As you will recall, the past two weeks we’ve been looking back at 2011 in Texas and Houston, so let’s hone it down to only our fair city. Records for heat and drought were smashed as “Houston’s Hot” became more than a city motto. 2011 was officially the hottest and driest year in Houston’s history. Wildfires swept across fields and forests in the suburbs, and Memorial Park reported a vast number of trees there are dead or dying.
Parents Magazine rated the 10 best children’s museums for 2011. We’re Number Won: The Children’s Museum of Houston! And Houston was crowned Fast City of the Year by Fast Company magazine.
Red Light District: Mayor Annise Parker gave the green light to the red traffic light cameras, then reversed, then reversed her reversal. The program still may cost the city millions for breaking the contract with the camera company. That’s OK. The city’s coffers are loaded.
Bumper-to-Bumper Crop: Houstonians waited in traffic 57 hours last year, according to the 2011 Urban Mobility Report. That’s equivalent to about one and a half vacation weeks.
City Council members Wanda Adams and Jolanda Jones said they didn’t need to follow Mayor Parker’s mandate and take furloughs without pay to reduce the city’s terrible financial condition. Adams and Jones saved themselves a $1,000 pay cut each by, they said, reducing other expenses. This begs the question: couldn’t they do both? Anyway, Jones was defeated for re-election in a runoff.
Be It Eversole Humble (and Spring): Harris County Commissioner Jerry Eversole, facing re-trial on federal corruption charges, resigned and pled guilty. The charge carried up to five years in prison and a $250,000 fine. In exchange for the guilty plea and for Eversole’s resignation from office, prosecutors dropped charges of conspiracy, bribery and two counts of filing false income tax statements. He cannot run for office for 10 years, like we need him, and still faces sentencing.
The Casons Go Rolling Along: Socialite Becca Cason Thrash’s name appeared in the Chronicle at least 70 times in 2011, usually accompanied by a photo. Thrash was named a Chevalier of the Legion of Honor in Paris for raising $5 mil for the Louvre.
We all know Houston lost out in getting a retired space shuttle for the Johnson Space Center, but we eventually discovered whom to blame: former Houstonian and NASA director Charles Bolden, who overruled an advisory panel which recommended Houston get one of the space shuttles. Wonder if he’ll retire here?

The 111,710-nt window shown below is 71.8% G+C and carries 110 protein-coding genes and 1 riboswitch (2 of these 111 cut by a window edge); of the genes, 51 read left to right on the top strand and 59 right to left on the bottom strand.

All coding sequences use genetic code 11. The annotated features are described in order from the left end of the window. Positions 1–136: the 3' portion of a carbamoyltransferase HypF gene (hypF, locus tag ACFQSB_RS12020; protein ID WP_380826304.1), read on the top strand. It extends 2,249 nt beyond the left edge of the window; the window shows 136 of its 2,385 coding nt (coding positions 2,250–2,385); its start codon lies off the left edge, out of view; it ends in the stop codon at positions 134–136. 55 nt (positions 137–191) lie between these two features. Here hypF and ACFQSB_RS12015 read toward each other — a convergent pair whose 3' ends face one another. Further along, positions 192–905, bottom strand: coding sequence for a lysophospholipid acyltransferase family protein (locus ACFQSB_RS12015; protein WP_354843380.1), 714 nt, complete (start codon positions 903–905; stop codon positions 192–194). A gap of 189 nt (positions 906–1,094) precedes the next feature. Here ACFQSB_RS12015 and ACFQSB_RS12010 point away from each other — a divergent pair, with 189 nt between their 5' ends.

Radio Active: After KTRH dropped its veteran and professional news team and veered to the loony right, Houston was left (so to speak) without any decent radio news programs. Enter KROI (91.1) FM with some of the old hands from KTRH. Houston. Not all of us are afraid of black helicopters.
In sports, TSU head football coach Johnnie Cole led the Tigers to a 9-3 record, the best in eons, and the Southwestern Athletic Conference championship, then was fired. Something about an NCCA investigation into players who got great grades – in classes they never took. The NCAA stripped the school of 14.78 (huh?) athletic scholarships.
The Rockets didn’t make the playoffs, again. Actually, Houston’s team finished dead last in its division, 18 games out of first place. Yao Ming played five games in two years, then retired. Two of their best players, Shane Battier and Aaron Brooks, were traded, and head coach Rick Adelman was fired/quit. Meantime, the Astros finished with the worst record in Major League Baseball, 40games out of first place, and no help is in sight. None of the Lastros’ minor league teams finished with a winning record, and none made the playoffs.
The Ice of Texas: Houston’s minor league hockey team the Aeros, got to the finals and their coach was promoted to the majors, if anyone cares.
Moving on, at a press conference, Houston Police Chief Charles McClelland probably saved the life of free-lance photographer Tony Morris by administering CPR until paramedics arrived a few minutes later. The chief declined to say if he had also administered mouth-to-mouth resuscitation.
Finger Pointing (Left Hand, Right Hand Div.): The DA’s office and the HFD each accused the other of letting Jessica Rene Tata flee to Nigeria. Tata was the child care owner who allegedly left her kids alone to go to the store, when a fire broke out at the house killing four infants.
A Bull Market: The Houston Livestock & Rodeo broke its own attendance record with nearly 2.2 million attendees – 5 percent higher than the 2010 record.
You are now free to move: The merger of Chicago-based United and Houston-based Continental Airlines caused us to lose 1,500 jobs to the Windy City.
The Houston Buffs are gone. No, not our minor league baseball team, but 11 of our small herd of buffalo were moved to a large north Texas ranch. Between the local drought and inbreeding, it was time to move.
Good Nabors Make, well, a lot: Nabors Industries’ retiring CEO Eugene Isenberg received a $100 million golden parachute. This was on top of his $176 million in compensation between 2006 and 2010 during which the company’s stock fell 38 percent. It’s dropped another 20 percent this year.
But our grand winner has got to be MTA chief George Grenias who was suspended for one week and forfeited a week’s pay for using his office computer to access adult sex sites.
Ashby looks backwards at email@example.com